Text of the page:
A rainbow of colorful T-shirts filled the seats at Tuesday’s AFL-CIO workers summit in Philadelphia. Communications workers wore red, roofers donned black, electricians clustered blue, and ironworkers sported green, as union members from across the region gathered to hear what Democratic presidential hopefuls had to say to organized labor.
More than 100 labor unions, representing more than 200,000 workers in the area, comprise the Philadelphia AFL-CIO, and their focus was on former Vice President Joe Biden and Vermont Sen. Bernie Sanders, both of whom have histories backing organized labor.
Sanders has campaigned largely on his signature health care plan, Medicare for All, which would create universal, publicly funded health insurance similar to the current Medicare plan for Americans 65 and older. Biden and other moderate Democratic presidential candidates have invoked unions along the campaign trail to criticize the idea, which would essentially eliminate private insurance. Biden says scrapping employee-based insurance would cause union members to lose the high-quality health benefits they bargained for over the years.
“I have a significant health plan, but guess what? In mine, you can keep your health insurance you bargained for, if you like it,” Biden told Tuesday’s crowd. “You’ve broken your neck to get it, you’ve given up wages to get it, you should be entitled to keep it, and no plan should take it away from you if that’s what you decide.”
Some in the crowd appreciated that support.
“We fought long and hard over the years, and we’ve sacrificed and put aside pay raises and stuff like that in order to keep the health care coverage that we’ve had,” said Tom Romantini, who works at Verizon and is a rep for the Communication Workers of America. “It’s fine if everybody else gets it, we just don’t want it to ride on our backs.”
But not all union members agreed that Medicare for All would work against them — especially those who work in health care.
The Pennsylvania Association of Staff Nurses and Allied Professionals represents more than 8,000 nurses across the state. Former PASNAP president and retired registered nurse Patty Eakin said she welcomed the opportunity to spend less time negotiating with management over health care, freeing up bargaining power for other issues.
“If we didn’t have to deal with that problem, we could spend more time at the table fighting for more important things, like safe patient care,” Eakin said.
Mike Trunk, a worker with Bricklayers and Allied Craftworkers Local 1, said that the plan sounded good, but that his biggest concern would be the quality of care in a Medicare for All system.
“If we go universal, are we getting good health care? Or are we just gonna get universal crap,” Trunk asked.
Senator Sanders’ bill would allow people to get private health insurance for care not covered under Medicare for All.
But Sanders didn’t spend much of his time Tuesday highlighting aspects of his proposed legislation that would assuage union arguments against Medicare for All. Instead, he told a story of traveling to Canada, where insulin is 10 times cheaper for diabetics than it is in the United States, and he bashed Oxycontin producer Purdue Pharma for marketing addictive painkillers to consumers and doctors.
To be sure, Sanders has responses to those arguments. Last month, he released a plan to strengthen unions while campaigning in Iowa, part of which focused on Medicare for All. In the plan, Sanders promises that any savings employers gain by switching away from employer-provided care to Medicare for All would be distributed back to union members in the form of increased wages. According to the plan, that process would be overseen by the National Labor Relations Board.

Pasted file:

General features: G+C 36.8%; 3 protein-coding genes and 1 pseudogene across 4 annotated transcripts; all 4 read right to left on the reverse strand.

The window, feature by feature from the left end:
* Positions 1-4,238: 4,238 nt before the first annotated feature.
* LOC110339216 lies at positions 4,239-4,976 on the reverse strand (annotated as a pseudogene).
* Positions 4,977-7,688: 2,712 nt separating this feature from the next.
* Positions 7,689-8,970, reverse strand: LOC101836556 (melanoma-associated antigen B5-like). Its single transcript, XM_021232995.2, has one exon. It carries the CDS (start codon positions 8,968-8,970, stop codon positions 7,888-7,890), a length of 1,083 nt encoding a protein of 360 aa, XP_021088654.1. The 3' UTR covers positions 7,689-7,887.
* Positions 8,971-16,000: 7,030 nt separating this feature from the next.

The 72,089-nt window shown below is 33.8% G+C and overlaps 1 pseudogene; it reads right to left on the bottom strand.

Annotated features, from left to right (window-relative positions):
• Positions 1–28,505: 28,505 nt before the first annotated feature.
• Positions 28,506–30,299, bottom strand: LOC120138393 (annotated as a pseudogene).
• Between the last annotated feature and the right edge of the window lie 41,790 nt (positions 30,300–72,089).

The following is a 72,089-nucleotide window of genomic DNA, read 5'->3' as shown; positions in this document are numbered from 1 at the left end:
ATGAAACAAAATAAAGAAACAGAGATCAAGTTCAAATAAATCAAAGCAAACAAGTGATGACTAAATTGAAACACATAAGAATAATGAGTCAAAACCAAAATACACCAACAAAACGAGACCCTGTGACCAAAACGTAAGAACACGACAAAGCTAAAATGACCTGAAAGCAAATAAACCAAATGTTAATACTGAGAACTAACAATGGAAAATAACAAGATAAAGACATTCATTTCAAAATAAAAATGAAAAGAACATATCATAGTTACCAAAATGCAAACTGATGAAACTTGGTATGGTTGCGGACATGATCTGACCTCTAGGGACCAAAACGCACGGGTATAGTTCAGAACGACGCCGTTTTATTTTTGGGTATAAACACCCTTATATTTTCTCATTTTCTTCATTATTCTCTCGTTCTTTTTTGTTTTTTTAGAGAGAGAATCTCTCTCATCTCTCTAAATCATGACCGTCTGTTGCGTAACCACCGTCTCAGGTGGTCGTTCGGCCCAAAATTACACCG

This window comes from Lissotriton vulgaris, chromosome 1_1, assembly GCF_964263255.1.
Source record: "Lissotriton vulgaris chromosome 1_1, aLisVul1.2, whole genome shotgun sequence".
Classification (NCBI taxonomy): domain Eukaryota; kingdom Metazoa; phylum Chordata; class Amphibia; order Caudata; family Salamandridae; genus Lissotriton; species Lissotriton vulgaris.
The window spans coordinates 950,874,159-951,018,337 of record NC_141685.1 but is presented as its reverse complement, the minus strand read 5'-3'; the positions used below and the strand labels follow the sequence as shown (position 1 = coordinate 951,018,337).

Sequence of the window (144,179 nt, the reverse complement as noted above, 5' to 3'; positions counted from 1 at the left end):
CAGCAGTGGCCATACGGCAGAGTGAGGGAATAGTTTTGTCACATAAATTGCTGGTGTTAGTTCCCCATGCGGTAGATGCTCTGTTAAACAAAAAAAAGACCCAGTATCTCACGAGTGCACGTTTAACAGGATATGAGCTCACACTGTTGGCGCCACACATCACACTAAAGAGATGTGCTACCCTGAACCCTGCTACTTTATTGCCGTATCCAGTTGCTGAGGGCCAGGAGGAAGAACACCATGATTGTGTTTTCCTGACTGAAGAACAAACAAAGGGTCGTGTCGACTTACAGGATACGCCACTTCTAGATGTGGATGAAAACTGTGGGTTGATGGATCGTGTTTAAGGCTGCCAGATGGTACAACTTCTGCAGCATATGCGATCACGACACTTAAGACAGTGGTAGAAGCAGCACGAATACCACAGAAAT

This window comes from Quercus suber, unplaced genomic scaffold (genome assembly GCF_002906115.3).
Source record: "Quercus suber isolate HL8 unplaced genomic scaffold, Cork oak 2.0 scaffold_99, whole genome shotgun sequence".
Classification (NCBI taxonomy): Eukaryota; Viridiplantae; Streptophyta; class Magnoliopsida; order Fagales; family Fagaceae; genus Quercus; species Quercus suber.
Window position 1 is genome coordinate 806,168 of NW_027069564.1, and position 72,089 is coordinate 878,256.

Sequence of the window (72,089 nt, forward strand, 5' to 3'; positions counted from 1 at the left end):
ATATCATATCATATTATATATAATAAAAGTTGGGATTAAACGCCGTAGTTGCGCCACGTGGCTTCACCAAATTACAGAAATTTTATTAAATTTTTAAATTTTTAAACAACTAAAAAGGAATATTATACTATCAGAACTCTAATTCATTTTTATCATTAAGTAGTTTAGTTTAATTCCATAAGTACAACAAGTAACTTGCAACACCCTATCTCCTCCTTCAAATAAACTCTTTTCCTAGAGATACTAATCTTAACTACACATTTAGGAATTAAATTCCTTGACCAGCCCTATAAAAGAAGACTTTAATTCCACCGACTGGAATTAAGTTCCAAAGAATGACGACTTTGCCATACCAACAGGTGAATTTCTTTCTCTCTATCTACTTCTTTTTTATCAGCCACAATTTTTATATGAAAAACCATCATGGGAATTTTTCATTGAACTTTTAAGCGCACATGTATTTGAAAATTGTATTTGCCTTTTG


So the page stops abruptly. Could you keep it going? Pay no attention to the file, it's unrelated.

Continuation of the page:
At last week’s Democratic presidential debate in Houston, Biden was dubious about Sanders’ assumption that such a plan would work.
“You negotiated as a union all these years, got a cut in wages because you got insurance. They’re going to give back that money to the employee?” Biden asked.
“As a matter of fact, they will in our bill,” Sanders responded.
“Well, let me tell you something,” Biden retorted, “for a socialist, you’ve got a lot more confidence in corporate America than I do.”
Nationally, many unions, which represent one-tenth of the American labor force, have yet to endorse a candidate or a health care plan. The International Association of Fire Fighters, which represents more than 300,000 firefighters and paramedics in the United States and Canada, came out against a government-run single-payer plan in July. The 1.7 million-member American Federation of Teachers endorsed universal healthcare last year.
Ultimately, union members opposing Medicare for All at Tuesday’s summit in Philadelphia expressed a sense of solidarity, and the need to protect what they had collectively earned.
“We got like the A-1 health care,” said Terrell Jenkins, who works in maintenance for the Philadelphia Housing Authority. “If it’s gonna hurt the union, I’m against it.”
But many in favor of Medicare for All seemed to support it not out of consideration of what would be good for their unions, but because they believed it was the right thing to do.
Andre Bailey, a member of Ironworkers Union Local 401, said he has great health insurance but would be happy to give it up for a public plan.
“I think everybody should have health care — you hate to see people get turned away,” he said.
His father was denied coverage for the dye used to detect his cancer, Bailey said. “If everybody has health insurance, it’d make it a better world.”